The highly-regulated China airline market may only have one home grown low-cost carrier at present, but things look set to change.
At a symposium on low-cost carriers held in Beijing last week, the Civil Aviation Administration of China (CAAC) clearly signaled its intention to promote the development of Chinese low-cost carriers in response to the growing number of foreign LCCs flying into the country.
The regulator says it is looking to relax policies to encourage the establishment and development of LCCs in the country, including lowering the barriers to entry for new players, and making it easier for them to purchase aircraft and be allocated slots. It is also encouraging legacy carriers to set up low-cost subsidiaries.
For a start, the CAAC says it will scrap a rule requiring airlines to maintain a minimum domestic ticket fare. This will allow carriers to determine fares based on demand and supply, and low-cost operators can then also offer the desired fare advantage over legacy carriers. There are also plans for a new budget terminal at the upcoming second Beijing airport.
The CAAC's move clearly indicates a mindset shift which, if carried through, could fundamentally alter the competitive landscape in the Chinese aviation market, which for years has protected and prioritised the three state-owned carriers.
Shanghai-based Juneyao Airlines, for instance, has made an application to set up an LCC in Guangzhou, while Hainan Airlines' subsidiary West Air is working towards transforming into a true low-cost player based in Chongqing.
Flightglobal's FlightMaps Analytics show that seven foreign LCCs – AirAsia, AirAsia X, Scoot, Cebu Pacific, Tigerair, SpiceJet and Jeju Air – already operate services to and from China.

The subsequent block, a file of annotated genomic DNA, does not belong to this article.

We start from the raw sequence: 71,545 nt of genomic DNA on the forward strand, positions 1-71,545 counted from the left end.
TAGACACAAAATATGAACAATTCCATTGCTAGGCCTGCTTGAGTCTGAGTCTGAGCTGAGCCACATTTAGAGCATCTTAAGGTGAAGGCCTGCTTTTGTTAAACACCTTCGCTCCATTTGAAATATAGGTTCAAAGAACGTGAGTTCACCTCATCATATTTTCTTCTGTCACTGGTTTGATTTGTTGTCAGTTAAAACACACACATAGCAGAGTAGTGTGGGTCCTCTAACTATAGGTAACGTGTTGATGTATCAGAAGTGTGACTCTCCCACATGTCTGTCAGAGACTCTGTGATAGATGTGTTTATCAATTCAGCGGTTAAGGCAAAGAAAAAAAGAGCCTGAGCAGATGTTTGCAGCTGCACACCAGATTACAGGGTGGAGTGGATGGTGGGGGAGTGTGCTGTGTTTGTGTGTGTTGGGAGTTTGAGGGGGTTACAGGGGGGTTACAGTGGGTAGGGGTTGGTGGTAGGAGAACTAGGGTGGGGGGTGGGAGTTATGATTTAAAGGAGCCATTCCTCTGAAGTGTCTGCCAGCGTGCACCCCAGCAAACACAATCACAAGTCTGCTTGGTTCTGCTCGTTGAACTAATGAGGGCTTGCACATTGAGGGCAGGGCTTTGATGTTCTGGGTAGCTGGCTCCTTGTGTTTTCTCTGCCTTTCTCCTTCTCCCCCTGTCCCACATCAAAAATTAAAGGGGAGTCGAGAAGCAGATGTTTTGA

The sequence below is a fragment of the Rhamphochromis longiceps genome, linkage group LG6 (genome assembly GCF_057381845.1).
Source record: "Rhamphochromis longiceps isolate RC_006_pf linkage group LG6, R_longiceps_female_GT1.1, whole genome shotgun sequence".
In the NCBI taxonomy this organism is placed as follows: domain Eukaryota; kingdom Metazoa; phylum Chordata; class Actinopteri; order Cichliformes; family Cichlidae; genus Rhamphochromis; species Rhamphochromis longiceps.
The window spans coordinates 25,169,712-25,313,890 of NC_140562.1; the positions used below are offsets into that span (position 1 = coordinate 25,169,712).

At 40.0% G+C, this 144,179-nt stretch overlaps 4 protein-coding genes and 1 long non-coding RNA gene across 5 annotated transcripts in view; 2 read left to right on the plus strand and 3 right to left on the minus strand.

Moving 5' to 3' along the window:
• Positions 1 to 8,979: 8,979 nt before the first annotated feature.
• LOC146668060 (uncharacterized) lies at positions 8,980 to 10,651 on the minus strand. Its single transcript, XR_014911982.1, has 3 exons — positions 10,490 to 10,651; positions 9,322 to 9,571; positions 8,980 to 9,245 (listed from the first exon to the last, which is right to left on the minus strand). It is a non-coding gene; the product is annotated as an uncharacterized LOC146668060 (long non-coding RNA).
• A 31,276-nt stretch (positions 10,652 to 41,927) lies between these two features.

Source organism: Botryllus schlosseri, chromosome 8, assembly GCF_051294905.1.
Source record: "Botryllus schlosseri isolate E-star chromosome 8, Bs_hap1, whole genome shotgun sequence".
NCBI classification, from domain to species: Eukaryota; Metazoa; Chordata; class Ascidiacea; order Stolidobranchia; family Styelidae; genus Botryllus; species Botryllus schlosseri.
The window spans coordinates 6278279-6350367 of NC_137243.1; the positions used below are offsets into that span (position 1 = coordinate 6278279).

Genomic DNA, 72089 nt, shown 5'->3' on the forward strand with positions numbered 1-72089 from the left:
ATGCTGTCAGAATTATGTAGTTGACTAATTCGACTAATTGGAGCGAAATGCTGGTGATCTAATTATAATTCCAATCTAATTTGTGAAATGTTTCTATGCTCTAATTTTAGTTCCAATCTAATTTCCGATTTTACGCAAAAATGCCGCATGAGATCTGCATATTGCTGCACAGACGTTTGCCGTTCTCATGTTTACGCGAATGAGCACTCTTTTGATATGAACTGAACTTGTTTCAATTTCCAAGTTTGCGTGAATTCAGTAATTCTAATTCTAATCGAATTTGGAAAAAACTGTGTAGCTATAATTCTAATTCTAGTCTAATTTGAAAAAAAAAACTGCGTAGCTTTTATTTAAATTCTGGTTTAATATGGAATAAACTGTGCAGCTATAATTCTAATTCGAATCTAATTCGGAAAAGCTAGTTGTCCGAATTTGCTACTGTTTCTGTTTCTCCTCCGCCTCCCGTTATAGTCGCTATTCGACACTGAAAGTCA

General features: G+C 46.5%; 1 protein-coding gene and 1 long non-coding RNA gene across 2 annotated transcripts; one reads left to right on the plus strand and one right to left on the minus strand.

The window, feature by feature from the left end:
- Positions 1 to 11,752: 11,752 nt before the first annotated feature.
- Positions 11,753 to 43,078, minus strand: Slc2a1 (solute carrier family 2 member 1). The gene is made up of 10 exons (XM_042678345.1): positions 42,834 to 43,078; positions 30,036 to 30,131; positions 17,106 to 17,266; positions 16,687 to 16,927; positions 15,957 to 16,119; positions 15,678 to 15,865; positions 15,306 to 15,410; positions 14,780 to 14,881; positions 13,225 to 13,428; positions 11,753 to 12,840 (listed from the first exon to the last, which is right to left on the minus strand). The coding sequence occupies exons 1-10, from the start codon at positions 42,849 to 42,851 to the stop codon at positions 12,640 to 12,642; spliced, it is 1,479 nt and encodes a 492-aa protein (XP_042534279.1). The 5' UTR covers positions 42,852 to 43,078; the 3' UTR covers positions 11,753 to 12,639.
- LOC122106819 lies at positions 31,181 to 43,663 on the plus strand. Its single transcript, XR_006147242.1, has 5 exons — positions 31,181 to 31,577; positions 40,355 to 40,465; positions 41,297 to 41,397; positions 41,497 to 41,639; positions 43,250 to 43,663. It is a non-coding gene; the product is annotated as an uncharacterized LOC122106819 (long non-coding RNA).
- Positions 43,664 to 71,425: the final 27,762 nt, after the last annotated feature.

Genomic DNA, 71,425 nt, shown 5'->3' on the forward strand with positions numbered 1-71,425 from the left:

Though home-grown Shanghai-based Spring Airlines is the dominant player among the LCCs, offering 915,000 seats monthly, it accounts for only 2.4% of domestic capacity. This shows how underdeveloped the low-cost market is in China, as well as the massive opportunities in store.
Spring started operations in July 2005 with one A320 and has since grown to a fleet of 38 aircraft of the same type. Its journey as the sole LCC in China has not been without turbulence. It has faced various challenges including being allocated unfavourable slots. It has also not been able to grow as fast as it would like, with the regulator putting the brakes on how many aircraft it can import.
Analysts tell Flightglobal Pro that China is a highly-regulated market, and its LCC segment is constrained by several factors including limited access to commercially viable landing slots, getting approvals for new aircraft purchases, and also long turnaround times at the country's congested airports.
“Any new LCCs will likely target secondary markets underserved by existing players and secure landing slots at uncongested airports in tier 2 cities,” says Credit Suisse analyst Davin Wu.
He adds that the impending changes will represent new threats to the country's established full-service carrier-focused market structure, and that the big four carriers – Air China, China Southern Airlines, China Eastern Airlines and Hainan Airlines – are likely to lobby against them.
“The new policies roll-out is not expected to be rapid and will be highly managed. Rather than taking the landing slots from the state-owned giants and permitting aggressive competition, we expect new LCCs to compete in new markets underserved by existing carriers and operate in newer secondary airports with more landing slots available to LCCs such as Chongqing, Qingdao and Hangzhou,” says Wu.
China Eastern appears to have a headstart considering its partnership with Jetstar in Jetstar Hong Kong. Working with the experienced budget player will provide it with valuable knowhow that could give it a leg up against its full-service counterparts.
The big four Chinese airlines are highly likely to set up budget arms, or carve out part of their business to be managed as an LCC, something their peers in other countries in the region have done. This could, however, prove challenging given that running a successful low-cost operation requires a different mindset and strategy that management from legacy carriers often find hard to grasp.